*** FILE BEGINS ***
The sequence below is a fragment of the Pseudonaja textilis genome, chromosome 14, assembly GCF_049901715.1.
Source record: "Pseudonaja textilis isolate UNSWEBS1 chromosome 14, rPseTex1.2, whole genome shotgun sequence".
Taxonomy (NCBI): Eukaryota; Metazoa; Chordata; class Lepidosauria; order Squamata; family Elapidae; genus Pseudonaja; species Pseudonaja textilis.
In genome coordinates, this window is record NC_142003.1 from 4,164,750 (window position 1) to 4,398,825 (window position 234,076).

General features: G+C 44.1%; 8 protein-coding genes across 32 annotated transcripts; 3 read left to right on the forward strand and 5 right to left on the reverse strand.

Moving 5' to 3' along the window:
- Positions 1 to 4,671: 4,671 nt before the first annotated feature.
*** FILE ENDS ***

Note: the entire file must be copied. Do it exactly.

The sequence below is a fragment of the Pseudonaja textilis genome, chromosome 14, assembly GCF_049901715.1.
Source record: "Pseudonaja textilis isolate UNSWEBS1 chromosome 14, rPseTex1.2, whole genome shotgun sequence".
Taxonomy (NCBI): Eukaryota; Metazoa; Chordata; class Lepidosauria; order Squamata; family Elapidae; genus Pseudonaja; species Pseudonaja textilis.
In genome coordinates, this window is record NC_142003.1 from 4,164,750 (window position 1) to 4,398,825 (window position 234,076).

General features: G+C 44.1%; 8 protein-coding genes across 32 annotated transcripts; 3 read left to right on the forward strand and 5 right to left on the reverse strand.

Moving 5' to 3' along the window:
- Positions 1 to 4,671: 4,671 nt before the first annotated feature.